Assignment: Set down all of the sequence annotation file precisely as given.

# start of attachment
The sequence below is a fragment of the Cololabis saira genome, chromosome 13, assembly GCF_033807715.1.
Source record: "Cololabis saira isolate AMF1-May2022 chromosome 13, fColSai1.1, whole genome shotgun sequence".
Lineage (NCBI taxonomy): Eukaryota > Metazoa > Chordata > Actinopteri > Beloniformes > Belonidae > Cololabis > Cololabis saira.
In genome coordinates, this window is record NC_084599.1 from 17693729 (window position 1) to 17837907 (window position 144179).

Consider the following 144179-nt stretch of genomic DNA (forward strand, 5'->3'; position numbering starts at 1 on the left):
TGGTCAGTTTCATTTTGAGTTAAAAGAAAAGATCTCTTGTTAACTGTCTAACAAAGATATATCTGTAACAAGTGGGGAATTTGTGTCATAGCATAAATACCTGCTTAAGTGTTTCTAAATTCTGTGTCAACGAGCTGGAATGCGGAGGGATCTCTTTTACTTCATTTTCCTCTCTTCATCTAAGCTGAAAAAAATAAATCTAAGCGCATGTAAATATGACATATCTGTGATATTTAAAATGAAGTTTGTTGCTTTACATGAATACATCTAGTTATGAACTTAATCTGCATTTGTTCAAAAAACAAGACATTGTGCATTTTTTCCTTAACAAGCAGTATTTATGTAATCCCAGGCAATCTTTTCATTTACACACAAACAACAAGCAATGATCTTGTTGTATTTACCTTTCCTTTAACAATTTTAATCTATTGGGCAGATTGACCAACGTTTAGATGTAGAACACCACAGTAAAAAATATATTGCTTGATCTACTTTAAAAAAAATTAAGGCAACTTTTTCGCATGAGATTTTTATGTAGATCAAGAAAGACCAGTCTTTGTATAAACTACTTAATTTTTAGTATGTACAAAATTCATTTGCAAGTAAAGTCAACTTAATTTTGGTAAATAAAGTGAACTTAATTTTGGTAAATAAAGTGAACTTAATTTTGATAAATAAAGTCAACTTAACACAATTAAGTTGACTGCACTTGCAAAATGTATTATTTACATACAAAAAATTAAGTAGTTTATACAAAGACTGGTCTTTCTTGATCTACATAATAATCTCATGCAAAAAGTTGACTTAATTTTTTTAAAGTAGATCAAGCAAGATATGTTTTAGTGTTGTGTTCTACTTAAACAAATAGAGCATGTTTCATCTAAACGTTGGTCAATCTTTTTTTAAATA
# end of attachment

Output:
The sequence below is a fragment of the Cololabis saira genome, chromosome 13, assembly GCF_033807715.1.
Source record: "Cololabis saira isolate AMF1-May2022 chromosome 13, fColSai1.1, whole genome shotgun sequence".
Lineage (NCBI taxonomy): Eukaryota > Metazoa > Chordata > Actinopteri > Beloniformes > Belonidae > Cololabis > Cololabis saira.
In genome coordinates, this window is record NC_084599.1 from 17693729 (window position 1) to 17837907 (window position 144179).

Consider the following 144179-nt stretch of genomic DNA (forward strand, 5'->3'; position numbering starts at 1 on the left):
TGGTCAGTTTCATTTTGAGTTAAAAGAAAAGATCTCTTGTTAACTGTCTAACAAAGATATATCTGTAACAAGTGGGGAATTTGTGTCATAGCATAAATACCTGCTTAAGTGTTTCTAAATTCTGTGTCAACGAGCTGGAATGCGGAGGGATCTCTTTTACTTCATTTTCCTCTCTTCATCTAAGCTGAAAAAAATAAATCTAAGCGCATGTAAATATGACATATCTGTGATATTTAAAATGAAGTTTGTTGCTTTACATGAATACATCTAGTTATGAACTTAATCTGCATTTGTTCAAAAAACAAGACATTGTGCATTTTTTCCTTAACAAGCAGTATTTATGTAATCCCAGGCAATCTTTTCATTTACACACAAACAACAAGCAATGATCTTGTTGTATTTACCTTTCCTTTAACAATTTTAATCTATTGGGCAGATTGACCAACGTTTAGATGTAGAACACCACAGTAAAAAATATATTGCTTGATCTACTTTAAAAAAAATTAAGGCAACTTTTTCGCATGAGATTTTTATGTAGATCAAGAAAGACCAGTCTTTGTATAAACTACTTAATTTTTAGTATGTACAAAATTCATTTGCAAGTAAAGTCAACTTAATTTTGGTAAATAAAGTGAACTTAATTTTGGTAAATAAAGTGAACTTAATTTTGATAAATAAAGTCAACTTAACACAATTAAGTTGACTGCACTTGCAAAATGTATTATTTACATACAAAAAATTAAGTAGTTTATACAAAGACTGGTCTTTCTTGATCTACATAATAATCTCATGCAAAAAGTTGACTTAATTTTTTTAAAGTAGATCAAGCAAGATATGTTTTAGTGTTGTGTTCTACTTAAACAAATAGAGCATGTTTCATCTAAACGTTGGTCAATCTTTTTTTAAATA